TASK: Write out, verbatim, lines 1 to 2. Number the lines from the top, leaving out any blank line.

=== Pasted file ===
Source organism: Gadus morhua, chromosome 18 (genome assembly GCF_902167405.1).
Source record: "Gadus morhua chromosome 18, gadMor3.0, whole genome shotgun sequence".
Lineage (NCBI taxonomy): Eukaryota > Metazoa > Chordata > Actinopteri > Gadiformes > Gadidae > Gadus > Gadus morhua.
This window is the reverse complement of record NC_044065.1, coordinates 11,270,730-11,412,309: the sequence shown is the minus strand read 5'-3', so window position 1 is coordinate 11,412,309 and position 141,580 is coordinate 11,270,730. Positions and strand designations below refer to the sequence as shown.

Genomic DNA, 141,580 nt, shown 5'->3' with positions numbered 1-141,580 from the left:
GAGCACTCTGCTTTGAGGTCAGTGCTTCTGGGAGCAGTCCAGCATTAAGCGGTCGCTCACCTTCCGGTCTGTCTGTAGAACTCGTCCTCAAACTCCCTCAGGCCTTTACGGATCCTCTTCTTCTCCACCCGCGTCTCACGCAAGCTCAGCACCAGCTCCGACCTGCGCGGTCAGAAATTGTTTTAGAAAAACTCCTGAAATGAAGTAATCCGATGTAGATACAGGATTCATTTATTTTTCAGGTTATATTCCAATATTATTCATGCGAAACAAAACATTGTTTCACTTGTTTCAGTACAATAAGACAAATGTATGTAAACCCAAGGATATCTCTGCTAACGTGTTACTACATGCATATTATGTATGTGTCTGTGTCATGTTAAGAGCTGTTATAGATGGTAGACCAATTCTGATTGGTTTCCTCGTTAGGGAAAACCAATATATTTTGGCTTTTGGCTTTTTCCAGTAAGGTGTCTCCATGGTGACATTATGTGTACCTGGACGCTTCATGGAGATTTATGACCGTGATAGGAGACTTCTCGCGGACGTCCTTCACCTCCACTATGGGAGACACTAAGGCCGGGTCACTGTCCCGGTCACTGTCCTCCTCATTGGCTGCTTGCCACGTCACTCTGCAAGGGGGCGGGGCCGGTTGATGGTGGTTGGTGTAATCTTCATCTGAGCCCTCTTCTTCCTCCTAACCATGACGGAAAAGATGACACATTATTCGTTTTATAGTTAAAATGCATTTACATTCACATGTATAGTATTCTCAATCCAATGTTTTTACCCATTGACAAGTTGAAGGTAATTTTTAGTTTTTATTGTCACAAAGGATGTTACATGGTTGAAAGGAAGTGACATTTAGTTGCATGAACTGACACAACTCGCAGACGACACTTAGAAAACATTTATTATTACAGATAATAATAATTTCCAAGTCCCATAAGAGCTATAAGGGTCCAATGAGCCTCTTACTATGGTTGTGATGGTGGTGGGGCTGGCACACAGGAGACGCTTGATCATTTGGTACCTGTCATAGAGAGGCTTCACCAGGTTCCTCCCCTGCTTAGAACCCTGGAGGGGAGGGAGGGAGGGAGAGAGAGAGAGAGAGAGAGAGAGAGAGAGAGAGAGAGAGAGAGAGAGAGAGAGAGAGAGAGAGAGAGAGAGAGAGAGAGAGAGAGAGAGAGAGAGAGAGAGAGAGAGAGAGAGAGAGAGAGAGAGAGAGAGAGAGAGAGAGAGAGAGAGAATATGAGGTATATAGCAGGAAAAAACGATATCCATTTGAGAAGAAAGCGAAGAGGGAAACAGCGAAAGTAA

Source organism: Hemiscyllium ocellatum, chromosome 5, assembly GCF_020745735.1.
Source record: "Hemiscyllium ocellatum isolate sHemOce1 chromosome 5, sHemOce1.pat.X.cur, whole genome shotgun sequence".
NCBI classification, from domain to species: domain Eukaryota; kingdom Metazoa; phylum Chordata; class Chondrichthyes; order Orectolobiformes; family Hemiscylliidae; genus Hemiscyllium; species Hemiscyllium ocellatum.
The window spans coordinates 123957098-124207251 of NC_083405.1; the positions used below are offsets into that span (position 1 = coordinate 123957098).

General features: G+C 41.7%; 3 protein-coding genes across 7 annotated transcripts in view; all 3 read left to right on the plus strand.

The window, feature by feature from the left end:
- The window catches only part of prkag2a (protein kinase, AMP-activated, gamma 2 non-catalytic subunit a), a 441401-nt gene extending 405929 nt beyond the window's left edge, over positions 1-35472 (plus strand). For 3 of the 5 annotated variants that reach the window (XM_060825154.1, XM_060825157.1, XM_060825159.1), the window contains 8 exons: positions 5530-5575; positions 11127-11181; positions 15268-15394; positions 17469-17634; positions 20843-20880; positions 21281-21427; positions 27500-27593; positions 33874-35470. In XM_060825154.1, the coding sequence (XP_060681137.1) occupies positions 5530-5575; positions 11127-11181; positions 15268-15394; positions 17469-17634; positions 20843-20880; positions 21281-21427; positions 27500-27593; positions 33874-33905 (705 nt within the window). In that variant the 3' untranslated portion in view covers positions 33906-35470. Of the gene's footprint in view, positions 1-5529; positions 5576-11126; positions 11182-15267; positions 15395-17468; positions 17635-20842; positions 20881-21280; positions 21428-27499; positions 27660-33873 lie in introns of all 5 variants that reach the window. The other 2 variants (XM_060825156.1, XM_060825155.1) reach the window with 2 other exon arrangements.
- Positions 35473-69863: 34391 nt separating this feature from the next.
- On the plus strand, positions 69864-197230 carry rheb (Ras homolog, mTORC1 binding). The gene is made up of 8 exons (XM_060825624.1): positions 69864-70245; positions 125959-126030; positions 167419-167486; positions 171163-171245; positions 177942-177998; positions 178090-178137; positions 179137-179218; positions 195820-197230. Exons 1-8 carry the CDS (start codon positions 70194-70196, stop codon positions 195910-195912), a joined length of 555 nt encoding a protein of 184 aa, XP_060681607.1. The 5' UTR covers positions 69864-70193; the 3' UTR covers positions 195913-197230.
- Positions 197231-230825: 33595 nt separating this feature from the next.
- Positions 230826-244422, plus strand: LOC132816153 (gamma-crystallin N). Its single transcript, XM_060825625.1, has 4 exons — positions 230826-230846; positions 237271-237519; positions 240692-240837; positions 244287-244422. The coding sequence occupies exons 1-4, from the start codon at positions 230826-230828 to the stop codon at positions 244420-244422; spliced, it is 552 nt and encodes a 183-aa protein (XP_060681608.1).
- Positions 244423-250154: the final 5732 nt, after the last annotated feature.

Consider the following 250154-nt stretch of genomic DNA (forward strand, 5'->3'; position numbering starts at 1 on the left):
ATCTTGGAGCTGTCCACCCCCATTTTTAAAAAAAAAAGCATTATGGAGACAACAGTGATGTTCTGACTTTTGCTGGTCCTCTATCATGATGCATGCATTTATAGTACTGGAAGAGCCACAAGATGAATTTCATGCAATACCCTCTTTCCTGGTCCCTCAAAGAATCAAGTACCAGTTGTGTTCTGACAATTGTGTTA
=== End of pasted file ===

Source organism: Gadus morhua, chromosome 18 (genome assembly GCF_902167405.1).
Source record: "Gadus morhua chromosome 18, gadMor3.0, whole genome shotgun sequence".